Modeling the distributed effects of forest thinning on the long-term water balance and streamflow extremes for a semi-arid basin in the southwestern US

Hernan A. Moreno, Hoshin Vijai Gupta, Dave D. White, David A. Sampson

Research output: Contribution to journalArticle

11 Scopus citations

Abstract

To achieve water resource sustainability in the water-limited southwestern US, it is critical to understand the potential effects of proposed forest thinning on the hydrology of semi-arid basins, where disturbances to headwater catchments can cause significant changes in the local water balance components and basinwise streamflows. In Arizona, the Four Forest Restoration Initiative (4FRI) is being developed with the goal of restoring 2.4 million acres of ponderosa pine along the Mogollon Rim. Using the physically based, spatially distributed triangulated irregular network (TIN)-based Real-time Integrated Basin Simulator (tRIBS) model, we examine the potential impacts of the 4FRI on the hydrology of Tonto Creek, a basin in the Verde-Tonto-Salt (VTS) system, which provides much of the water supply for the Phoenix metropolitan area. Long-term (20-year) simulations indicate that forest removal can trigger significant shifts in the spatiotemporal patterns of various hydrological components, causing increases in net radiation, surface temperature, wind speed, soil evaporation, groundwater recharge and runoff, at the expense of reductions in interception and shading, transpiration, vadose zone moisture and snow water equivalent, with south-facing slopes being more susceptible to enhanced atmospheric losses. The net effect will likely be increases in mean and maximum streamflow, particularly during El Ninõ events and the winter months, and chiefly for those scenarios in which soil hydraulic conductivity has been significantly reduced due to thinning operations. In this particular climate, forest thinning can lead to net loss of surface water storage by vegetation and snowpack, increasing the vulnerability of ecosystems and populations to larger and more frequent hydrologic extreme conditions on these semi-arid systems.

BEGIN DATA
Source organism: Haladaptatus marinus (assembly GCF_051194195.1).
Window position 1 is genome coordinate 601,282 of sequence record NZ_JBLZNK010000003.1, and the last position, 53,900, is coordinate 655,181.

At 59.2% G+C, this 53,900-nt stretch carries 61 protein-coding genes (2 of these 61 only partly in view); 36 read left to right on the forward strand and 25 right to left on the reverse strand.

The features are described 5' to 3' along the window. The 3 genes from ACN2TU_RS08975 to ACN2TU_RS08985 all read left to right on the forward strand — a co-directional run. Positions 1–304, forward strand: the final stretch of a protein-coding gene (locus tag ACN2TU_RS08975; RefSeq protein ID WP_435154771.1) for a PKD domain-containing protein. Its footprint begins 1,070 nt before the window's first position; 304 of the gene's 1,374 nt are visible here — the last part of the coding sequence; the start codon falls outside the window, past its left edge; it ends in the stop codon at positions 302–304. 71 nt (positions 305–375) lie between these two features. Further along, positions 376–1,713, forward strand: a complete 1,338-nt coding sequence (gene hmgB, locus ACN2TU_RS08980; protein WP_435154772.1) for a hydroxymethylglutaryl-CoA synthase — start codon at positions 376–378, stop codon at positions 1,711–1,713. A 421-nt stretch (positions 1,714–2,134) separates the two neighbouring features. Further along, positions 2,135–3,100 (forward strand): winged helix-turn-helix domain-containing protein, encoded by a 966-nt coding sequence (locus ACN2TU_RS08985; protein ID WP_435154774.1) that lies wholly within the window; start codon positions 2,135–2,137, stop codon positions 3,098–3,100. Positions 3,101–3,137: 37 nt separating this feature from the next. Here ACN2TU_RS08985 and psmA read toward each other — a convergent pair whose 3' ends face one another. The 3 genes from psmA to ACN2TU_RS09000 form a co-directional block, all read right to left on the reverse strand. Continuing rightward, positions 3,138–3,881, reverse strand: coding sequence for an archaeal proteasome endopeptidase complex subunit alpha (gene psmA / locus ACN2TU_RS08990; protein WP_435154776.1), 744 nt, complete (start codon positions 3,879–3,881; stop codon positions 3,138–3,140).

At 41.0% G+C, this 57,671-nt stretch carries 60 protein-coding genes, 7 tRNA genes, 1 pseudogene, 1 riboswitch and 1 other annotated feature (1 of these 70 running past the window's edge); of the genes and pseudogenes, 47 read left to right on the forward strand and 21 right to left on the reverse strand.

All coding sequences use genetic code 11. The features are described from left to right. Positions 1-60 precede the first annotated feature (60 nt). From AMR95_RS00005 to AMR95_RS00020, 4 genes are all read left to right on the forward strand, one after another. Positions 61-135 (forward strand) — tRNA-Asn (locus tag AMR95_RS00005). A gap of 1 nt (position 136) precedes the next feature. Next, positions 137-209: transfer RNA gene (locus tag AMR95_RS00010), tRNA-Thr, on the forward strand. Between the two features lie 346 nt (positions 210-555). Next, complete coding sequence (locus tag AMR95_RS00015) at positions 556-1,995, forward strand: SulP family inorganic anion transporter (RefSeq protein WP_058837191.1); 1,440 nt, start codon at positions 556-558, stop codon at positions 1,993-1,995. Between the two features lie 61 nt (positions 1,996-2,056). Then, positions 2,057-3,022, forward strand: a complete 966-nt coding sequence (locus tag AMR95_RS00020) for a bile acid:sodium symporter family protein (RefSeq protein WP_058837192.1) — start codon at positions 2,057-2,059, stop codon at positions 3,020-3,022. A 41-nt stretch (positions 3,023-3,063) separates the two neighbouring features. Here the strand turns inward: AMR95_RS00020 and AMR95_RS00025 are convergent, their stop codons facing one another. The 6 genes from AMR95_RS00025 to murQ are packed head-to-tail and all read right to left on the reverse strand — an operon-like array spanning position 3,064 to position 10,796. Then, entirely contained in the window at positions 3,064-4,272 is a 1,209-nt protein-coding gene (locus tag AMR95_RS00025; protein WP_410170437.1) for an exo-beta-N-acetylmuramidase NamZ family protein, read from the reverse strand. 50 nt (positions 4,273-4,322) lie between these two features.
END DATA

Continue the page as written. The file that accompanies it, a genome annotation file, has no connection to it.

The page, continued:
Original languageEnglish (US)
Pages (from-to)1241-1267
Number of pages27
JournalHydrology and Earth System Sciences
Volume20
Issue number3
DOIs
StatePublished - Mar 29 2016

ASJC Scopus subject areas

  • Earth and Planetary Sciences (miscellaneous)
  • Water Science and Technology

Fingerprint Dive into the research topics of 'Modeling the distributed effects of forest thinning on the long-term water balance and streamflow extremes for a semi-arid basin in the southwestern US'. Together they form a unique fingerprint.

  • Cite this